Baltimore, Maryland. Where there are riots, looting, and violence in the face of long-term, institutionalized police brutality and racism.
Where the National Guard has been called in and a curfew imposed from 10:00 p.m. to 5:00 a.m. for a week.
And where our dearest, darlingest oldest daughter lives while she completes her doctoral degree.
Oldest lives in the northeast area of the city, near Johns Hopkins Homewood campus, where she spends most of her time. The riots are happening more to the west and south, including near Camden Yards – where I spent an afternoon with my three darlings about a year ago.
It’s bad enough to think of such aggression happening in places I’ve visited. It’s much worse thinking of our daughter being anywhere near it. She and a friend cancelled a planned long-distance run yesterday, because their route takes them through an area where riots are currently taking place. A friend took shelter with our daughter and her roommates last night because it was too dangerous to go home. Later in the night they received an alert that protests had erupted near campus, and that four protestors had been spotted on the campus itself.
But my worry, my fear for my precious child makes me consider the fear that so many parents live with every day. The fear that their child, because of his skin color and where he lives, will draw the attention of police. That their child will be a victim of yet another instance of police overreaction and brutality. Because I know this to be true: it doesn’t matter what our children might do; we love them and worry for them.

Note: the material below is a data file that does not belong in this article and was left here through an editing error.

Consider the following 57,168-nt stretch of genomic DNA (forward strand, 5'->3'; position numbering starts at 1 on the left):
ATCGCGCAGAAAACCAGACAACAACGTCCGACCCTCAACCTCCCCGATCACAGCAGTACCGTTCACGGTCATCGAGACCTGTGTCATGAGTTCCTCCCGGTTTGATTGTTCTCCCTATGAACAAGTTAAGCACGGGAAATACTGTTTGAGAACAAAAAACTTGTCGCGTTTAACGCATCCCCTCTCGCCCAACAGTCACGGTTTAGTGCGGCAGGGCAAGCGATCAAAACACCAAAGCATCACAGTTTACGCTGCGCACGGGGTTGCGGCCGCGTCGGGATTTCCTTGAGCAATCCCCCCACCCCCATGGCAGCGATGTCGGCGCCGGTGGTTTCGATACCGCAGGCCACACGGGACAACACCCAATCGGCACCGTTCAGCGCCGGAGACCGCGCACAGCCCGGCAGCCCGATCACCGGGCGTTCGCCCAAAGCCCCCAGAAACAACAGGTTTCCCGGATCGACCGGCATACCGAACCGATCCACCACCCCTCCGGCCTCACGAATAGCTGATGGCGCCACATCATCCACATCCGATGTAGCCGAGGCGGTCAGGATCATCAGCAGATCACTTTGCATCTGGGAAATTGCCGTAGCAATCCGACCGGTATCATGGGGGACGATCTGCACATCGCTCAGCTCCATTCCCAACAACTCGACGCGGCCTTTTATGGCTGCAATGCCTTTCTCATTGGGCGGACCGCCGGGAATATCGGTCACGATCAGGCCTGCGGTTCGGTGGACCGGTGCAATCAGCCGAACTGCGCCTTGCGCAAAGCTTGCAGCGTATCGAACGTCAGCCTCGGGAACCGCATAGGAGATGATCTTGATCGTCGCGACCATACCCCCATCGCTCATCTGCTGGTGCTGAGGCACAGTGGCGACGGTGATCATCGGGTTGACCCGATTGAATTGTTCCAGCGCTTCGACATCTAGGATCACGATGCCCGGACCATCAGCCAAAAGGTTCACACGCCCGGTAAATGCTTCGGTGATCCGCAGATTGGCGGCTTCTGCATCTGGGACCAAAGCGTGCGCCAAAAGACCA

I don’t pretend to be an expert on race relations, or on the ins and outs of the police culture. But I do recognize that racism is alive and “well” and running rampant. I know several police officers from our area, and they’re all fine people. But I also know that power, tradition, and culture can lead to horrible, unspeakable attitudes and acts. There’s no excuse for looting and rioting and violence. But how can one not understand the justified anger that has brought us to this place?
So today I stand with the parents of Baltimore in their concern for their children. Because, in a sense, I am a parent of Baltimore. And I know the parents who live within those city limits love their children every bit as I love my daughter.
Dona nobis pacem.